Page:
And yeah, they wasted a lot of money and spent a lot of time on stuff that didn’t pertain directly to game development.

  8. adonf says:

    Regarding the failure of Hellgate London, it seems to me that they didn’t manage to appeal to customer outside of those that would be immediately interested in the game. Maybe it’s because they thought their game was so important that everyone knew about it, especially every potential buyer, but that is definitely not true.

    Here’s my experience about this game: the first time I had an interest in Hellgate London was at GDC 2007 or 2008. And guess what: if I’m at the GDC it means I’m rather interested in games, yet I knew nothing about it. I’d seen the name on several news sites but I never really payed attention. I think that I skipped the articles because it wasn’t clear if it was a single player or multiplayer game or an MMO and I didn’t care to find out by myself. I believe that’s a big mistake they made here: in a world of generic MMORPGs and manshoots it’s great when a game doesn’t have a very defined genre but it doesn’t mean that it should be confusing. Your game might be the most important thing in the world to you but to me it’s just one of the hundreds of games that come out every year so it’s your job to get me interested, especially if it didn’t catch on with me immediately.

    So yeah, there was this conference about Hellgate where I wanted to learn more about the game but they didn’t even bother to describe it. They just discussed their server hosting deals with IBM, assuming that everyone in the room knew what kind of a game it was . I left this conference knowing bugger all about this game except that it had servers. So congrats to IBM on their servers but boo to Flagship on their PR.

    • Negativeland says:

      They must’ve done something right in Germany, as the game seemed to be hugely popular with Germans. It seemed like 9/10ths of the European players spoke german as their 1st language. I think there’s a joke about WW2 in there somewhere. :P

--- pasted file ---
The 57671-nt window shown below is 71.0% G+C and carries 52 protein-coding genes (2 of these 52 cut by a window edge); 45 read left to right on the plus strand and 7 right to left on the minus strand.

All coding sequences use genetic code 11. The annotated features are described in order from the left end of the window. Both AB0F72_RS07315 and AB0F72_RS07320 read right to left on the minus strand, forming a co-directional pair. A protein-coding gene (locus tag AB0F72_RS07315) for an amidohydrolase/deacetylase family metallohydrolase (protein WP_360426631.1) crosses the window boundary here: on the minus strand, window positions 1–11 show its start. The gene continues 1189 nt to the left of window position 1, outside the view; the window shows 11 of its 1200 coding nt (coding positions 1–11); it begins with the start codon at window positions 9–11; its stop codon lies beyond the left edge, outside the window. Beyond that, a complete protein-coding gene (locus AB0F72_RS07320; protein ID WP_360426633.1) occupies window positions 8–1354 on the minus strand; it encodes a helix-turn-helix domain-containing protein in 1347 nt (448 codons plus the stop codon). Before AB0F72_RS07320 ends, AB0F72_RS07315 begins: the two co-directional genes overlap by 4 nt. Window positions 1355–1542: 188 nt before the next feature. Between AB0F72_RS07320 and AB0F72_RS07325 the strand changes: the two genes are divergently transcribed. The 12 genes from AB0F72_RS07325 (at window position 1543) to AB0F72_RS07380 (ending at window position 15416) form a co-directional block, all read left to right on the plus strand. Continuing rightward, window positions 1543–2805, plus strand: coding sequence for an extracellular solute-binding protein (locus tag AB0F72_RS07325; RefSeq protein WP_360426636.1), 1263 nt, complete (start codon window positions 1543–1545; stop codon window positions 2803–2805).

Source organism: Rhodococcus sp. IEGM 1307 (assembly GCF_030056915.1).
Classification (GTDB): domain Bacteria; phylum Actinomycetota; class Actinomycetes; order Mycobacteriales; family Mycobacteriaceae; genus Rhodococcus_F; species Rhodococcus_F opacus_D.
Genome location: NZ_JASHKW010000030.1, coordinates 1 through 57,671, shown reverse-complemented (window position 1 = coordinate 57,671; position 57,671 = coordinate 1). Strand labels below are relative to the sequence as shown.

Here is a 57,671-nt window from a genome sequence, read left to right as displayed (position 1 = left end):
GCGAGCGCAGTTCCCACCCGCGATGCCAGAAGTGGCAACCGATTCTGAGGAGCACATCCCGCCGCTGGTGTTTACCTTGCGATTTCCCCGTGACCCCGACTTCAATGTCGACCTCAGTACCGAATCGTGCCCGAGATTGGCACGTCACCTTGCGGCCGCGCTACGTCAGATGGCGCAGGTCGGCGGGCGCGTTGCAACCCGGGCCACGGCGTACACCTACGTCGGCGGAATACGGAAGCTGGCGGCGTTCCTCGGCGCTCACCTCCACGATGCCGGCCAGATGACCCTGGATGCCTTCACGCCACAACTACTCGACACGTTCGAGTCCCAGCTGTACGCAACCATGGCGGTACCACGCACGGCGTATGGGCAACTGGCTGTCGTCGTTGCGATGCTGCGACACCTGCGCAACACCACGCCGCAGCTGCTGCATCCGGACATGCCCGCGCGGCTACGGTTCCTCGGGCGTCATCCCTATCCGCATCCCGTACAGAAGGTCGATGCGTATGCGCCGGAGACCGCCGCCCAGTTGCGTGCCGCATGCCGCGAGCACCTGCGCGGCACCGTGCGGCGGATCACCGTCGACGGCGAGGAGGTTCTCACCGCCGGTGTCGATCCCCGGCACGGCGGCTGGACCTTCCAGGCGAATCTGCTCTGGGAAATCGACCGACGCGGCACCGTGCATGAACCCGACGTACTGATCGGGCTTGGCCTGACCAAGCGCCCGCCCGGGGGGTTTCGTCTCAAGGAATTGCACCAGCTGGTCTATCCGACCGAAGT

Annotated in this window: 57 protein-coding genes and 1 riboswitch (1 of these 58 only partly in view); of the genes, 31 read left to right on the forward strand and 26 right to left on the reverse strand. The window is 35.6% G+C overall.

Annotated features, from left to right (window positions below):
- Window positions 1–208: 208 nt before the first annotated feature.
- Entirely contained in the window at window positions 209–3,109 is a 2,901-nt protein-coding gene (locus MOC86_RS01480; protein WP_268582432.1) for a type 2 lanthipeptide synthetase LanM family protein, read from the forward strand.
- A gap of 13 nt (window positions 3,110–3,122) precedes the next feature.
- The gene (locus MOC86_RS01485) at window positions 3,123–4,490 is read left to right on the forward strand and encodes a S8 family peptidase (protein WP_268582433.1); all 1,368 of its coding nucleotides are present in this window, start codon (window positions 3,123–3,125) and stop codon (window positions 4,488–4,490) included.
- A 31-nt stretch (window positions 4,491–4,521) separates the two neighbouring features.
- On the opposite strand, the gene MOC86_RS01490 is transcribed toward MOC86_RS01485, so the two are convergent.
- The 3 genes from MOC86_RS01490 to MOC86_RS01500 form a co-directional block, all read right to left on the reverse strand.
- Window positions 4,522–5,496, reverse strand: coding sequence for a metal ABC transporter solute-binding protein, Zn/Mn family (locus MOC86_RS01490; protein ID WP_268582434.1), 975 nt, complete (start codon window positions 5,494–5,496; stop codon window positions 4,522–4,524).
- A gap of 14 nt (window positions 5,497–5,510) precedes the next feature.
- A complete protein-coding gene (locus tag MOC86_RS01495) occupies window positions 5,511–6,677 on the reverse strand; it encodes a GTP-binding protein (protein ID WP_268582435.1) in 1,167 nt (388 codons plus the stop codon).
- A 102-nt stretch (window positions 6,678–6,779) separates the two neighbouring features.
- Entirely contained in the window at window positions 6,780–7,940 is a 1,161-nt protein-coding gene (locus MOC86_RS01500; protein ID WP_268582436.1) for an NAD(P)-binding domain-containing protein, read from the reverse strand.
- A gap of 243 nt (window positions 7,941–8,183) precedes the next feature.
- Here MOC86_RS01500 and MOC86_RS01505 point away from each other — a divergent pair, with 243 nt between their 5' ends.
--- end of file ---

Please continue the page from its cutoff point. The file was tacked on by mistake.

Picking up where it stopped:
• Nethlem says:

      Has nothing to do with hellgate..
      Europe is traditionally pretty strong with PC gaming and germany especially strong within europe.
      You can find many germans in most multiplayer PC games but most games do/did a better job at grouping up same nationalities then hellgate did.

  9. Hoaxfish says:

    I never played this game, but I imagine it was filled with demonic tramps and magical beer

  10. bob_d says:

    To be fair, it was quite an ambitious game, but it can be hard to tell that since those ambitions were rarely realized. The bad levels, for example, were created by a procedural level generation system more complex than any other game out there, but it ended up creating functionally identical levels that weren’t as good as hand-made levels, and the procedural content placement systems made environments that were homogenous and had no sense of progression. The reason why they (very expensively) created their own engine was to have that procedural system, and it bit them on the ass.
    Another six months of development would have helped, as it would have taken care of some of the worst bugs that really brought down gameplay. The bad quests & story would have stayed however – that was a blind spot for the management, apparently, as they formally instructed the employees not to criticize the terrible writing (which was all down to a guy who was the community manager). Their attitude about writing and quests was formed by their Diablo days, apparently, where they offered anyone in the team something like ten or twenty dollars for each quest they wrote.

  11. BobsLawnService says:

    I’m curious, have you played Hellgate : London?

  12. BobsLawnService says:

    *Sigh* my post disappeared.

    I can’t speak for multiplayer but the single player game was awesome. Creative and varied monster design, great shooter gameplay that puts Borderlands to shame, good graphics, amusing quests, excellent level architecture, amusing writing at time, tons of different weapons n’ loot and a good weapon upgrading system.

    I think once tide of popular internet opinion had turned against it the game never stood a chance in spite of what it did well.

    So if you haven’t yet, see if can find one pick up a copy and buy it for the single player alone. You might be pleasantly surprised.

    • Bluebreaker says:

      You sir, are a bad joker.

    • BobsLawnService says:

      I guess we just have different tastes. HG:L is one of the few games that is widely panned that I think people should play and make their own minds up about.

    • Bluebreaker says:

      Well, problem lies in that the best features that you mention, are instead the weakest parts of the game.